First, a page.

That day had started like any other day, cold, wet and miserable, but I awoke in surprising vigour, I knew what today was. Contrasting the grey of the outside world I sprang into the kitchen, ‘haven’t felt this awake, this early, since the morning after I first had sex.’ I was sure I meant to say that out loud but I restrained myself, there were children in the house after all; it was a long time ago anyway, not worth mentioning so far along the road.
The first step to any great day is coffee, not just any coffee, not that putrid crap they sell you in buckets at the super market. No, I mean real coffee, the stuff that you take a sip of and suddenly you feel the stark rays of the Mediterranean reinvigorating you for the action ahead as a mariachi band plays a samba in your gut.
I ransacked the cupboards and found my stash, the good stuff I brought back from a 2 week trip to Cuba, I remember the salesman described it from his lonely hole in the wall emporium, ‘Black as the night, and thick as tar.’ Taking that first sip followed by the slow, crackling burn of my duty free cigarette, bliss, sometimes quitting seems like such a duplicitous deal, ‘where the fuck is the grinder I know it’s in here.’
‘Second shelf, behind the rice.’ The always balanced and erudite voice of my bombshell wife, Louise, she had joined a gym the year before and ever since, her comfortable pyjamas had turned into a slinky panther, swaying with every movement of her hips. I turned to see her standing in the door to our kitchen, her lioness’s eyes staring back at me, today I made her proud; with a cool movement she came over and kissed me, then turned to see the aged bag of beans sat on the worktop. ‘Splashing out today are we?’ She mocked gracefully. ‘It’s a special day’ I retorted, quick wit was never my strong suit; what had attracted her to me? Up until a few days ago I had wondered what it was that had pulled her in my direction, and where, if such a thing existed, it had gone. ‘Do you want one?’
‘MUM, I can’t find my school socks!’ Our daughter, Leila, at twelve years old she was growing to be as beautiful her mother, but in a tragic omission, as self-reliant as myself.
‘I’ll go, you get ready, you’re going to knock them dead.’ We shared a kiss, a soft passion that can only be found in a long-term partnership. ‘Oh and yes please.’ She loved this coffee as much as I did.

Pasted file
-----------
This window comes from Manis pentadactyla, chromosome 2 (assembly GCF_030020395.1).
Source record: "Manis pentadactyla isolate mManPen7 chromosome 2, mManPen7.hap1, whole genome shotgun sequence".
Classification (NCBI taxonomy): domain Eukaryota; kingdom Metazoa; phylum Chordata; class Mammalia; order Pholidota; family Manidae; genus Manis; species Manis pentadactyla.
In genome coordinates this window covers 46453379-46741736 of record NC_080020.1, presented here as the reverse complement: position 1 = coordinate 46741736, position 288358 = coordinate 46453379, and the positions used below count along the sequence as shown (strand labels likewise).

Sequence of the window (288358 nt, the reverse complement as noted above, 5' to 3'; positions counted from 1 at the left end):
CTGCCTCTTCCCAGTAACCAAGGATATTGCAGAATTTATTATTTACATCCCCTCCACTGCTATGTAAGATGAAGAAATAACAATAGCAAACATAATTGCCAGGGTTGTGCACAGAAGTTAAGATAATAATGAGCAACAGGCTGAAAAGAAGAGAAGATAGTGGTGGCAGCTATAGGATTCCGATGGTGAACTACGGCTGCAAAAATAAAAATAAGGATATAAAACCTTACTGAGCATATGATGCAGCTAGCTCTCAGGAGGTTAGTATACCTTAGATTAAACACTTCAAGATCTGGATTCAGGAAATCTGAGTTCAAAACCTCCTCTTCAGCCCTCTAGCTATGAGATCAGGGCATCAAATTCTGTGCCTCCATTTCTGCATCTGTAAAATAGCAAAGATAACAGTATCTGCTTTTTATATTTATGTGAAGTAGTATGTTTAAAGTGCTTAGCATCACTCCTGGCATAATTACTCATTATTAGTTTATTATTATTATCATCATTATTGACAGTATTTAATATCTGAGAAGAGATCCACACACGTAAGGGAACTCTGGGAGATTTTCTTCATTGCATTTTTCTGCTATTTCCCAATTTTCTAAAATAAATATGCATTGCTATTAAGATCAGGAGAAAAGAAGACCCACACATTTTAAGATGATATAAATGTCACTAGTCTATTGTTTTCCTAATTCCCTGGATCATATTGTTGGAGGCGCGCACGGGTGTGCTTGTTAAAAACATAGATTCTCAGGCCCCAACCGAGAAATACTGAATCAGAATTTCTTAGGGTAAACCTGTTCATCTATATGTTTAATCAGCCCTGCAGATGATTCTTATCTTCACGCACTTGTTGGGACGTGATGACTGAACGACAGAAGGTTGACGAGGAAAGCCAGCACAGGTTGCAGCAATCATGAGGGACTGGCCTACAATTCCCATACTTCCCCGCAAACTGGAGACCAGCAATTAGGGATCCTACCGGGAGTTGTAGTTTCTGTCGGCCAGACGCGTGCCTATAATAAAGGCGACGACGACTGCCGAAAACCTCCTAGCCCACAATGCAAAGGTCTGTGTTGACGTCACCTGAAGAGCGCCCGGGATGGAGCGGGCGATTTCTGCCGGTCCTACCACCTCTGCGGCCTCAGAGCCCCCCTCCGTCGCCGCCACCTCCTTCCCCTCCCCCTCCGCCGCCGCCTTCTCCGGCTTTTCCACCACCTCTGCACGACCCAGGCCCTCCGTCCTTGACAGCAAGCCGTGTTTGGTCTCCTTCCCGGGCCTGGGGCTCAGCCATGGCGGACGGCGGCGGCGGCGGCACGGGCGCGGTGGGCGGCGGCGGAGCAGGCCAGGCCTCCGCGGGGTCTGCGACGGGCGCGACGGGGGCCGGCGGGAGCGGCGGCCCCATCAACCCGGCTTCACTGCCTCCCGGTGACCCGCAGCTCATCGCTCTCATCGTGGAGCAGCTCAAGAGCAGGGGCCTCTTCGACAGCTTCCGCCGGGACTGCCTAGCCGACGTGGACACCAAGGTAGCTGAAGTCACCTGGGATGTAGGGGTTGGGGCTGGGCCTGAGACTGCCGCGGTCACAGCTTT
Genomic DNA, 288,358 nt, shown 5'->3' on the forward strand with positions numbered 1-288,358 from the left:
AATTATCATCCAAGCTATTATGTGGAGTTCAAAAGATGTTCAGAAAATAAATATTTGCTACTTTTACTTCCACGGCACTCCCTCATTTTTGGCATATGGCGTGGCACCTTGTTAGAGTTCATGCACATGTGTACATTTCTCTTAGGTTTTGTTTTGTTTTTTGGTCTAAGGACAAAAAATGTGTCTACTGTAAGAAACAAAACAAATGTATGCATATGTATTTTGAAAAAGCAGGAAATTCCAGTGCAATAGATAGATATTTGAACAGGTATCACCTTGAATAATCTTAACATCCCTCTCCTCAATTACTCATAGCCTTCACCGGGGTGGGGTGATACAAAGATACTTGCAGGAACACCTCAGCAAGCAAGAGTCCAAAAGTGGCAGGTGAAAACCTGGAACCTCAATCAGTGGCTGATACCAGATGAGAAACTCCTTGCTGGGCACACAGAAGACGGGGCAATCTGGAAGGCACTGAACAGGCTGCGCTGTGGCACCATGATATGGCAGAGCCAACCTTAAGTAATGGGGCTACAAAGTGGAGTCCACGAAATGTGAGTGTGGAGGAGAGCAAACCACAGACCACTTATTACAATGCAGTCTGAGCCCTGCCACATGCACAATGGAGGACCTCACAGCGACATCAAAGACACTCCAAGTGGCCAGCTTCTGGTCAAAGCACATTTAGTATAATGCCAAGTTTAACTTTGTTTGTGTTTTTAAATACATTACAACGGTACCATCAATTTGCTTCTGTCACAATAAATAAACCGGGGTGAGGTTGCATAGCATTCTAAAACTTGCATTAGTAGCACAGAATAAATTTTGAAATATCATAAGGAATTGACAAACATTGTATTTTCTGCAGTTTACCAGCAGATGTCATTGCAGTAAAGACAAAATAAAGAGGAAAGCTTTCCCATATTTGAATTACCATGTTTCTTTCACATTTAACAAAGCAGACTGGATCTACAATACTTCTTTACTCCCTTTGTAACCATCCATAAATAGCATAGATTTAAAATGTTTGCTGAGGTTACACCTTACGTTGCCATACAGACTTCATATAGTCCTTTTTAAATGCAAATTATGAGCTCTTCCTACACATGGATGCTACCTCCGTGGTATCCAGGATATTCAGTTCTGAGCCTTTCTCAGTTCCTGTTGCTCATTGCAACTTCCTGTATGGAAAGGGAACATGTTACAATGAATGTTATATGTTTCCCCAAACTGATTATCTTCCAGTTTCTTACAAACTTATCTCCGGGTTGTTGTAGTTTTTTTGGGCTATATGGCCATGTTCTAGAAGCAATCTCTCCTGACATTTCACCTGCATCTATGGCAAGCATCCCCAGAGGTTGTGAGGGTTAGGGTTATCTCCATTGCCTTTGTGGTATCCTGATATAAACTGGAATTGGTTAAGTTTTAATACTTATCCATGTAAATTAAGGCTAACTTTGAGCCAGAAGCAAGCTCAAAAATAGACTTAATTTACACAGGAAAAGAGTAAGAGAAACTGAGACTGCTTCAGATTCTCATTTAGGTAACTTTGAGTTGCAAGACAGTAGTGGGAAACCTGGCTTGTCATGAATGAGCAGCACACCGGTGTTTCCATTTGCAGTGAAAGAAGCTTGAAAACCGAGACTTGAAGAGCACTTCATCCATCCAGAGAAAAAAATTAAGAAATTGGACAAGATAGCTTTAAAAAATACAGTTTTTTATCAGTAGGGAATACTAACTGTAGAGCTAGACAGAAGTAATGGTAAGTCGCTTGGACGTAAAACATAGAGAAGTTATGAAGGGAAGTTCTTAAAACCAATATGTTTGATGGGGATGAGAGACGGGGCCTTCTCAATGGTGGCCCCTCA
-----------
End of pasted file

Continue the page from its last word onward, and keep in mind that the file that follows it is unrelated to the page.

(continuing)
I remember everything of that morning, out of thirty five years I remember clearly every second of that morning, maybe because it was a good day, the positivity sweeping through my mind, fading the print of all those negative headlines discarded in the sun. My memory’s betrayed me before, but not on that day, that day I see as a series of well constructed tableau’s, there’s something to be thankful for.
I showered, letting the hot water seep over my skin, clearing every pore, I decided I needed to look well presented, but not too well, a writer, when selling himself as a writer, shouldn’t look like he could work in an office, he should look like a writer. So I trimmed the two weeks of unshaved stubble into a tidy, yet artsy beard.
Going on the same pretext I calmly and with a great deal of enjoyment put on the clothes that Louise and I had deemed appropriate for the occasion (I mentioned the lack of self-reliance). A dark blue shirt, brand new from House of Fraser, and so as not to project the image of too caustic a formality, my sandy corduroy trousers, picked them up from a thrift shop in Camden market; you can guess who bought what clothing.
I said goodbye to Louise her car key jingling as she rushed to kiss me one last time, her patent leather work heels clicking on the ground giving rhythm to her haste.
Leila said goodbye in her usual early morning manner, a sluggish hug and a forced kiss on the cheek. Reminding me that although she loved me, adolescence was on the way. With a final good luck they left, and I was alone.
As I stared into the swirling void of my mug the nerves began to hit, I drank them down and resolved myself; picking up my wallet, keys and phone I too left the cramped flat we called our home, searching for bigger and better days ahead.